While not a complete capitulation of their efforts to disassociate soda consumption and links to obesity, the recently announced pledge by the world’s largest soft drink manufacturers to reduce beverage calories in the American diet represents a striking shift in communication.
Announced at the 10th annual Clinton Global Initiative meeting, The Coca-Cola Co., PepsiCo and the Dr Pepper Snapple Group have jointly agreed to a goal of decreasing beverage calorie consumption per American nationally by 20 percent by 2025. The companies will follow through on the commitment, which is backed by The Alliance for a Healthier Generation, founded by the American Heart Association and Clinton Foundation, through a mix of new packaging, marketing and distribution designed to get smaller sized drinks and zero- or low-calorie beverages into the hands of more consumers.
“Today, we announce a profoundly important commitment to combat the obesity epidemic by cutting calories in America’s soft drinks,” former U.S. President Bill Clinton said at the Global Initiative meeting.
The soda giants have also agreed to add calorie counts and “calorie awareness” to more than 3 million company-owned vending machines, fountain dispensers and retail coolers, according to a press release from by the American Beverage Association (ABA), a trade group representing the interests of many beverage manufacturers, including Coke, Pepsi and Dr Pepper Snapple. Furthermore, the companies will launch marketing and educational initiatives in communities “where there has been less interest in and/or access to” healthier beverage options. The strategy will include and calls to consume more bottled water and incentives to promote purchase of reduced calorie drinks.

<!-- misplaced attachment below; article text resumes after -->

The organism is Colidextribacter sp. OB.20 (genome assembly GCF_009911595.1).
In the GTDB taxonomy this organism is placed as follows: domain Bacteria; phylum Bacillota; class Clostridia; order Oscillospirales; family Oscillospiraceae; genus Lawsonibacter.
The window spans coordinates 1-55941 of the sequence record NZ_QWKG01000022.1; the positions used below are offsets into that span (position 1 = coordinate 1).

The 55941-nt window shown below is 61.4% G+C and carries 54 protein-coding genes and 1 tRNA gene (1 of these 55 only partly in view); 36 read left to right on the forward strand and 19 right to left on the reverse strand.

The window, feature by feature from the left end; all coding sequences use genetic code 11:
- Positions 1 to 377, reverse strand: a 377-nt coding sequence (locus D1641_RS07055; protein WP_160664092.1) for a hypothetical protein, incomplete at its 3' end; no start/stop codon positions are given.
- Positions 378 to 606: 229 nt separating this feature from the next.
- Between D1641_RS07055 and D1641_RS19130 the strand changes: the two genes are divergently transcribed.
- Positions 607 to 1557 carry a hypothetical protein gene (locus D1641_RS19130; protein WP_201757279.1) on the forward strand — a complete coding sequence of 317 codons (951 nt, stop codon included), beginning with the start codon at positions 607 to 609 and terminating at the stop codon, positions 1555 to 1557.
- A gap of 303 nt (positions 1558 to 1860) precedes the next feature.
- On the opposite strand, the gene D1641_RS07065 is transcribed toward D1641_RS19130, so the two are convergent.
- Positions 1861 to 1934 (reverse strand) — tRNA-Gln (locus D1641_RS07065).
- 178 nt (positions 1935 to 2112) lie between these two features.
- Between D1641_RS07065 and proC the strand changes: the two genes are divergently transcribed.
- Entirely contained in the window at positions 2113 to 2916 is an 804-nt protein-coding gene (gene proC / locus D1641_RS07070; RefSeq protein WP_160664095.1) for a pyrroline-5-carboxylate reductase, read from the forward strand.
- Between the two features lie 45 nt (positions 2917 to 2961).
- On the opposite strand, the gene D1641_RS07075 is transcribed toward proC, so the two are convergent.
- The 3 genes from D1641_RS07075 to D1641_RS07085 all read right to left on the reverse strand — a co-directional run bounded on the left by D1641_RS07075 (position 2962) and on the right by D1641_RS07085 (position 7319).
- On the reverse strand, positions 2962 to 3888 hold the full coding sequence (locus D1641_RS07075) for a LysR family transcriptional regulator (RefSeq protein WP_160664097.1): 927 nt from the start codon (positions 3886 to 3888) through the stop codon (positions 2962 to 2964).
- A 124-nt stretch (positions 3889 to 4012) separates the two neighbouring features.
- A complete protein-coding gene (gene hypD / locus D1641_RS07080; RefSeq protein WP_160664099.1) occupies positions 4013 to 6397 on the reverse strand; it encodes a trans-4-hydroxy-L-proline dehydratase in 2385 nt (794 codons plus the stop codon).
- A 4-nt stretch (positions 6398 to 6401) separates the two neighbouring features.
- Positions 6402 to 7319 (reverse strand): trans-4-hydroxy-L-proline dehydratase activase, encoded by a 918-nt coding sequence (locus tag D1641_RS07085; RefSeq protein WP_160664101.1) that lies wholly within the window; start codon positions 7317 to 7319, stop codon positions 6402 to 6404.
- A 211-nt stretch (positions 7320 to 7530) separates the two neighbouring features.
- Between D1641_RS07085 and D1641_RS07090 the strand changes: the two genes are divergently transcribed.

“This is the single-largest voluntary effort by an industry to help fight obesity and leverages our companies’ greatest strengths in marketing, innovation and distribution,” Susan K. Neely, President and CEO, ABA, said in the release.
It’s a remarkable turn for the ABA, which continues to fight tooth and nail against the establishment of new soda taxes and calls to ban large-format containers of highly sweetened drinks, including the so-called –and ultimately unsuccessful — “Bloomberg Ban,” all of which are intended to curb sugar and calorie consumption.
Contrast Neely’s statement with the ABA’s often repeated messaging that soda is not to blame for the obesity crisis in America, including a June blog post titled “Myth Versus Fact: Soft Drink Consumption.” At the time, the organization wrote that “all sugar-sweetened beverages account for only 6 percent of calories in the average American’s diet, according to government data,” and while it noted that “obesity is a complex issue,” the ABA stated that “focusing on one small piece of the diet is not going to solve the public health challenge.”
Notably, the beverage companies will, in conjunction with the Alliance for a Healthier Generation, retain an independent, third-party evaluator, “to track progress and interim benchmarks toward their commitments.” Alliance has in the past worked with Coke, Pepsi and Dr Pepper Snapple on an initiative to remove full-calorie sodas from schools and add healthier beverages in their place, a move that contributed to a 90 percent reduction in calories from beverages shipped to schools from 2004 to 2010.
“This is really important,” Clinton said of the new commitment. “This strategy can sustainably lower the aggregate weight of the country in a way that will dramatically improve health outcomes, reduce the risk of obesity and diabetes and its attendant consequences, and, in particular cases, can help us to reverse type 2 diabetes.”